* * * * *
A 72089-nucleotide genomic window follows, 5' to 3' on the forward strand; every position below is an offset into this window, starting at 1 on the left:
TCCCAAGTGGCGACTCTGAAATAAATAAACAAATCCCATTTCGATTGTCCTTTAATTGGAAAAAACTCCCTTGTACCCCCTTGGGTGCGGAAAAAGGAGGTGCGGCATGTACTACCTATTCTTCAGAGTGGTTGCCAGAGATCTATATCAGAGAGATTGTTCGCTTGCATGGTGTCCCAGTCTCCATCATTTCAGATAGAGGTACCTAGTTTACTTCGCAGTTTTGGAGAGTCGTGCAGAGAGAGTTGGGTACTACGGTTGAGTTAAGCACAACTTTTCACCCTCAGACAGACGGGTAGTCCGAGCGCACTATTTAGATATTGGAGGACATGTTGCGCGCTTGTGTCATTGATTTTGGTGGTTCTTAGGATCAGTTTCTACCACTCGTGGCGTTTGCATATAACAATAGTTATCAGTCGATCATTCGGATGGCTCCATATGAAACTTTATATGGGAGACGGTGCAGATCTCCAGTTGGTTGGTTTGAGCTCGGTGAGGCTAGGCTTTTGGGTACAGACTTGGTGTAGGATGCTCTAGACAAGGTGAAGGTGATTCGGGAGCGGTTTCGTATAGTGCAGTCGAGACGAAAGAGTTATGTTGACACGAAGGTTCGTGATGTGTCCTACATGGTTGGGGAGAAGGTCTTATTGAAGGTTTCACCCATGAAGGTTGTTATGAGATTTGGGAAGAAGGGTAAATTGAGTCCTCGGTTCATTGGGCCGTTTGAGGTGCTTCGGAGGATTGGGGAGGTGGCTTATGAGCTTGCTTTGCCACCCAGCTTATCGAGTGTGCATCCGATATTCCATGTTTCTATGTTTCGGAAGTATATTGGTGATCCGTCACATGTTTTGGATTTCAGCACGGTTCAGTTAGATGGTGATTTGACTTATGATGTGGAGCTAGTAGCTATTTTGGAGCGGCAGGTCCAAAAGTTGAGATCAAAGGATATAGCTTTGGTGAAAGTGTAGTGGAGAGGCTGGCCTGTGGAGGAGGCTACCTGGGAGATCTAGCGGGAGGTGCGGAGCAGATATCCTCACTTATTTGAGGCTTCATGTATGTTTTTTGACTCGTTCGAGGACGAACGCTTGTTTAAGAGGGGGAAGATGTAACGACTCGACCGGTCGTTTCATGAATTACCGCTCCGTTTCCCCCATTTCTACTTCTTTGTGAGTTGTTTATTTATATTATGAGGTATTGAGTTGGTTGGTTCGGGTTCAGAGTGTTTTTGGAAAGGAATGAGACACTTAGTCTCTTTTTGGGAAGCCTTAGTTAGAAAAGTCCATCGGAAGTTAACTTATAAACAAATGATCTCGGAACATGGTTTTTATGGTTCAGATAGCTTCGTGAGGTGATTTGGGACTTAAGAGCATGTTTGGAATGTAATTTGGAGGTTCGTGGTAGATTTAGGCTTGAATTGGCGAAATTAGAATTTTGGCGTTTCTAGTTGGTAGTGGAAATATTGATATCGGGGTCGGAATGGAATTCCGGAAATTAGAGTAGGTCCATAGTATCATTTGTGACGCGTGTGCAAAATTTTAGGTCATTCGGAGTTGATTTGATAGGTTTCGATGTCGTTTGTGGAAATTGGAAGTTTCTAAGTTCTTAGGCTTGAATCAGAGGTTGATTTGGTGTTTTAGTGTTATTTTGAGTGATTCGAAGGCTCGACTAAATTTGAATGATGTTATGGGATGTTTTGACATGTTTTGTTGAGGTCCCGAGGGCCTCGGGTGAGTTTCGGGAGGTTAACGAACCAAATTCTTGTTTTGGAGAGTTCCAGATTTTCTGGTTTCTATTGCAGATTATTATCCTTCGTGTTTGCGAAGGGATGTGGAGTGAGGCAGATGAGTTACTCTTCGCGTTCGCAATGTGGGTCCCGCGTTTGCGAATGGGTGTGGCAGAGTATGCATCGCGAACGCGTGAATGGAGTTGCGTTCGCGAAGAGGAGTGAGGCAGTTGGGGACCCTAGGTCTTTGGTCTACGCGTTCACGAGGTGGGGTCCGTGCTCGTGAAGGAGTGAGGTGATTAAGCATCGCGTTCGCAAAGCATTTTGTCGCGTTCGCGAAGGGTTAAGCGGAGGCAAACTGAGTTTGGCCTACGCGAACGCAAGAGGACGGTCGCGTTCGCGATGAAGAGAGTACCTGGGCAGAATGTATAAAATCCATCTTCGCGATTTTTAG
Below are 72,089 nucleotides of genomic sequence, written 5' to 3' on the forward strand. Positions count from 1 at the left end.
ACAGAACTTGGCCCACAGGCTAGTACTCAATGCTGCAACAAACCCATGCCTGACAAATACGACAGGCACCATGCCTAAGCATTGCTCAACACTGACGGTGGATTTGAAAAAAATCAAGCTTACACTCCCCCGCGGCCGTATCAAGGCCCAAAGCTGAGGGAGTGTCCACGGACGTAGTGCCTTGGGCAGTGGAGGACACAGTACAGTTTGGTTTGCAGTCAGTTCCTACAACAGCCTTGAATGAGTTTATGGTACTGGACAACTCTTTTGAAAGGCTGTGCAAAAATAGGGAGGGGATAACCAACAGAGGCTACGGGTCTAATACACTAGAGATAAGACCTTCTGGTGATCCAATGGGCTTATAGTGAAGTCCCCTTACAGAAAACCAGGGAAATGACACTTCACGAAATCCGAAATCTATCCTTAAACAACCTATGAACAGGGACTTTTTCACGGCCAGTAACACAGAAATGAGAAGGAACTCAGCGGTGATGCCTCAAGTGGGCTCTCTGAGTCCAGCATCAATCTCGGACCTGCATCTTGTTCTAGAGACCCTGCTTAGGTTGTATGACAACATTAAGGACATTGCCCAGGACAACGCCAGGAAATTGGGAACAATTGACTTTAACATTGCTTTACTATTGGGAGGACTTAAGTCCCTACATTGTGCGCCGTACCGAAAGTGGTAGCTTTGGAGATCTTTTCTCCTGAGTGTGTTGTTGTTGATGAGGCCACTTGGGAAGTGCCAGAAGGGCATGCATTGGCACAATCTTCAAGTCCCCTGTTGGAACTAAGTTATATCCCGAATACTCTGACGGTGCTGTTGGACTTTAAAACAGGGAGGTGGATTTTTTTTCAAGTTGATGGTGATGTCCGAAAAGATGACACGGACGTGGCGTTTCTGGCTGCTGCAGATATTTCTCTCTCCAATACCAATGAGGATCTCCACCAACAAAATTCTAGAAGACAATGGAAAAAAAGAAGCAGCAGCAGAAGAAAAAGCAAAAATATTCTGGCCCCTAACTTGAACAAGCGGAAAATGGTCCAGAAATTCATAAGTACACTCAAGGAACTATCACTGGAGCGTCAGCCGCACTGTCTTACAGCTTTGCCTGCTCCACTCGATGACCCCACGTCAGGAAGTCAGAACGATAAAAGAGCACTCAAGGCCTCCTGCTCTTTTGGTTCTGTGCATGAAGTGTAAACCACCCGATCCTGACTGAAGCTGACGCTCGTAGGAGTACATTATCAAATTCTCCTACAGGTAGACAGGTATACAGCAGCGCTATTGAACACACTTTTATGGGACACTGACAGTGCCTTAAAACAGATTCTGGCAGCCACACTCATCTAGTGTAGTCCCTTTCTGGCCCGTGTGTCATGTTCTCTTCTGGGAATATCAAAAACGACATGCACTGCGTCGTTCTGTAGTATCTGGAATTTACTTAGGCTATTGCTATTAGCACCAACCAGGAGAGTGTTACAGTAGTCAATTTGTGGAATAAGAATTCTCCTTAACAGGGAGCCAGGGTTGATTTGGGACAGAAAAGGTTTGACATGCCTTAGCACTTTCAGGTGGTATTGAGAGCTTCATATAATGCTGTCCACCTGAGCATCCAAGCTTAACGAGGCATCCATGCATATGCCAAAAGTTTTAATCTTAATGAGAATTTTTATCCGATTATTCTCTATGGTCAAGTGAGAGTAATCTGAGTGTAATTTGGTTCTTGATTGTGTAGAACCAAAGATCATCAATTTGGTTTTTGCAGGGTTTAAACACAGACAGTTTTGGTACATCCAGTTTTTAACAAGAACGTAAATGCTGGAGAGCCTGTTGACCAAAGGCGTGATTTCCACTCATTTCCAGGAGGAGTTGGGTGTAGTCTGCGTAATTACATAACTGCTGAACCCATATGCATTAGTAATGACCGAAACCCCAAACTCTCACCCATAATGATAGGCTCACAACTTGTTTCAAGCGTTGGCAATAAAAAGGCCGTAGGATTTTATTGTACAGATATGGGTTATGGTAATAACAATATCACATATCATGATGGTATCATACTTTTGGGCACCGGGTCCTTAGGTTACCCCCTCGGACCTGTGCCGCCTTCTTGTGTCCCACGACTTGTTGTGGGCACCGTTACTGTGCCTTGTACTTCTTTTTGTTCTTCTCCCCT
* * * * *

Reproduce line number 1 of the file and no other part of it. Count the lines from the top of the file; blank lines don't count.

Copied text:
A 72089-nucleotide genomic window follows, 5' to 3' on the forward strand; every position below is an offset into this window, starting at 1 on the left: